(Mr Prebble) We must hope so. Sets or boxes are not any cheaper today, two and a half years after we launched, than they were when we launched. There is probably something like $25 or $30 of intellectual property in every box before you start actually building the thing. When this idea began to be floated—perhaps it is nine months or so since it reached us—we did a lot of work because, frankly, if it is possible to produce a box that provides a lot of these basic services much less expensively than we currently pay for it, then that is something that we would be very keen to do. I think it is perfectly possible that in four or five years you will see a significant reduction. I do not believe it will be £10. I guess all I can say is that our research suggests to us that we should not be as optimistic as I think you are about where this will go to.

  228. If it does not happen, is it not the likelihood that other technologies, which are essentially broadband Internet—providing rather than digital television in the strict sense, will become your major competitors and in fact drive you out of the market. ADSL, cable connections, increasing wireless applications, which will make all sorts of television on demand, Internet on demand, when you want it, how you want it, where you want it, will these not become the way in which people will get their television and radio services rather than through something like your own company?
  (Mr Prebble) Some will. Today, the cost of installing any of those technologies is still very significantly higher than ours. The other thing that will happen—and I hope happens very quickly in the DTT business—is that, because of the natural replacement cycle of televisions, when people understand—as we should make them understand as fast as possible—that the next time they buy a television they should buy a digital set—which is something which collectively we have done far less work on than we ought to have done—then at that point the cost of acquisition of a customer for us will be a tiny fraction of what it is today or what those other technologies will require. But the fact that it is now 16/17 months since Chris Smith announced an intention to move towards analogue switch-off, in that time something like four or five million television sets have been sold and maybe only 100,000 of them are digital—even though lots of people have gone into shops, parted with £1,000 or £1,500 and gone out thinking that they have bought the latest technology, only to find out, when they get it home, that it cannot even receive the BBC free-to-air channels—means that there is a major consumer issue out there that collectively we ought to be addressing.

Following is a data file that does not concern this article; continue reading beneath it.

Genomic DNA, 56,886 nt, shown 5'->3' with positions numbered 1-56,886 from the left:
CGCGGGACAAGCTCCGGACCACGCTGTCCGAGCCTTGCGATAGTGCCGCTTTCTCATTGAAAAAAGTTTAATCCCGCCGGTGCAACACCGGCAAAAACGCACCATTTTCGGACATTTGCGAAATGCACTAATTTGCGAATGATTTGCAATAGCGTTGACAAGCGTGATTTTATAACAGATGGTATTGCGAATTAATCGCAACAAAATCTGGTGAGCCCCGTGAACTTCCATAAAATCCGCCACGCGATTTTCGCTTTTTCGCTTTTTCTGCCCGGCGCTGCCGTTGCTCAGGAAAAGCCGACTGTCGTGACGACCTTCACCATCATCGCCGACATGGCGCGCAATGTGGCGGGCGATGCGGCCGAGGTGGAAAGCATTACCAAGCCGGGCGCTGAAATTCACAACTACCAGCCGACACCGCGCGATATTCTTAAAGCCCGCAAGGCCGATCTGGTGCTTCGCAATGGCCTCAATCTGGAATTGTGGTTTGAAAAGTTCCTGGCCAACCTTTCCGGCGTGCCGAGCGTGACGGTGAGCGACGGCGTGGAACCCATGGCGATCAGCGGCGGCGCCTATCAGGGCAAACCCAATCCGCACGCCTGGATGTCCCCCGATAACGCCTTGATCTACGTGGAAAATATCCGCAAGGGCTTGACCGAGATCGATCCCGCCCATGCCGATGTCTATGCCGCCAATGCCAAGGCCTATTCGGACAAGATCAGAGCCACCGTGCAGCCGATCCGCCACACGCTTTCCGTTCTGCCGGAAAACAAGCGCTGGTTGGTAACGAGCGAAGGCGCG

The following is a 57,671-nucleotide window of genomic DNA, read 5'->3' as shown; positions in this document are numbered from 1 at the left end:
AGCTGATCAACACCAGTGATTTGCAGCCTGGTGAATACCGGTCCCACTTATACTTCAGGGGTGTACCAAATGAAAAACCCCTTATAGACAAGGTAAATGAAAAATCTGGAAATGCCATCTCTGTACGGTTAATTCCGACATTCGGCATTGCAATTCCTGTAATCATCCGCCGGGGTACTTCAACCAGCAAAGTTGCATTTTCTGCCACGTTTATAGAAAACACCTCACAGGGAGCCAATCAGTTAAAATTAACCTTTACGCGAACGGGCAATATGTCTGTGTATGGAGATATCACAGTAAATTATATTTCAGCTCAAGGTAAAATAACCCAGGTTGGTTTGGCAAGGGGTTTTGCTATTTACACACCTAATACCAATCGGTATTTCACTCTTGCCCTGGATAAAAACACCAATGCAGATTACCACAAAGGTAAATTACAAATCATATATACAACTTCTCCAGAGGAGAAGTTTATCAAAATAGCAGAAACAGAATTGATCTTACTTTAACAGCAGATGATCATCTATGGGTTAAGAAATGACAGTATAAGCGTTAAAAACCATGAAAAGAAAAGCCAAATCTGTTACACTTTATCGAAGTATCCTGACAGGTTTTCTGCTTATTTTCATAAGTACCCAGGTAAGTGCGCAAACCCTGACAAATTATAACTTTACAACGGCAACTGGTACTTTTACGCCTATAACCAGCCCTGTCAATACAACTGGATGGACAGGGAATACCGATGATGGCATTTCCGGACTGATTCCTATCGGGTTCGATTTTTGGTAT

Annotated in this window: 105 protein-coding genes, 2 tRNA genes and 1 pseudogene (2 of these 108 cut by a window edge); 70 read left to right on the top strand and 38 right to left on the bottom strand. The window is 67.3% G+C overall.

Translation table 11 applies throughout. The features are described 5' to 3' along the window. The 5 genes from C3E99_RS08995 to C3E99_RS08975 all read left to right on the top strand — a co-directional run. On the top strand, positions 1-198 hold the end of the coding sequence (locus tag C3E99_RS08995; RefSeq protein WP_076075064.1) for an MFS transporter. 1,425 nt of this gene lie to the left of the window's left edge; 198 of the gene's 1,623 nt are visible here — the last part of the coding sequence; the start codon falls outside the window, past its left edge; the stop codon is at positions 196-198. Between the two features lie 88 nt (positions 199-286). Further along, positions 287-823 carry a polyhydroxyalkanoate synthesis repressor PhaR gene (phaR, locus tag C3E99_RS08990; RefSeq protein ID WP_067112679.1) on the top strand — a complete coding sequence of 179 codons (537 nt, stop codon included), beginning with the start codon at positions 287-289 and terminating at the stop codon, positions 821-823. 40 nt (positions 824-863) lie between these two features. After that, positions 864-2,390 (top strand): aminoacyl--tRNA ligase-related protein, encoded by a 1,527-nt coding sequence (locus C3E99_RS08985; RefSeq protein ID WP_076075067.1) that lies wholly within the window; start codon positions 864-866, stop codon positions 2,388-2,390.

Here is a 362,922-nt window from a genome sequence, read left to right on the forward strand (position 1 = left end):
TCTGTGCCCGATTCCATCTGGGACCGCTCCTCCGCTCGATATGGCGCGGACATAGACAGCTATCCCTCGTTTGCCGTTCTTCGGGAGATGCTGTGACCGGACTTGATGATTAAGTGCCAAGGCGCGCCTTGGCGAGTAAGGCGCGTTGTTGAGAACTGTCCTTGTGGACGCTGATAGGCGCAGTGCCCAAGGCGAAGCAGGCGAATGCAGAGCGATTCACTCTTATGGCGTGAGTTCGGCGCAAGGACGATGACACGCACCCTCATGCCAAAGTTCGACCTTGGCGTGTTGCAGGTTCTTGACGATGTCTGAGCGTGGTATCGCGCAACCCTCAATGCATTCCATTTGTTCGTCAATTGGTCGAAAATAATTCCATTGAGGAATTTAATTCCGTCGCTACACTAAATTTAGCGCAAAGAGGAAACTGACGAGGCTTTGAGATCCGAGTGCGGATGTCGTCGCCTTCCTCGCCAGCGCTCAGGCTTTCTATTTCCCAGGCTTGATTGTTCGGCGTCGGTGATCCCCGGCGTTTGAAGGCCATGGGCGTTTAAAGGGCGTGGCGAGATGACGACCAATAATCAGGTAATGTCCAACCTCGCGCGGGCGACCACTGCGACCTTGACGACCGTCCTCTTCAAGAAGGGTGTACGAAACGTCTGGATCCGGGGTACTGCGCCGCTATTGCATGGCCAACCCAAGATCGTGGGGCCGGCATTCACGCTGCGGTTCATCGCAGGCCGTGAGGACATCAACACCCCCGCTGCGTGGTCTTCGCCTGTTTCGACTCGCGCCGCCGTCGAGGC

229. Yes, I take your point. Could I, however, ask you on that. Yes, five million have been bought, but it does not mean to say that five million have gone out of service, if you like, in replacement. The old television moves up into the children's bedroom or somewhere else in the house. How does your technology work with that? I mean, if someone buys into your technology, can they use it on more than one television, or do they have to buy you twice in order to use it on two televisions?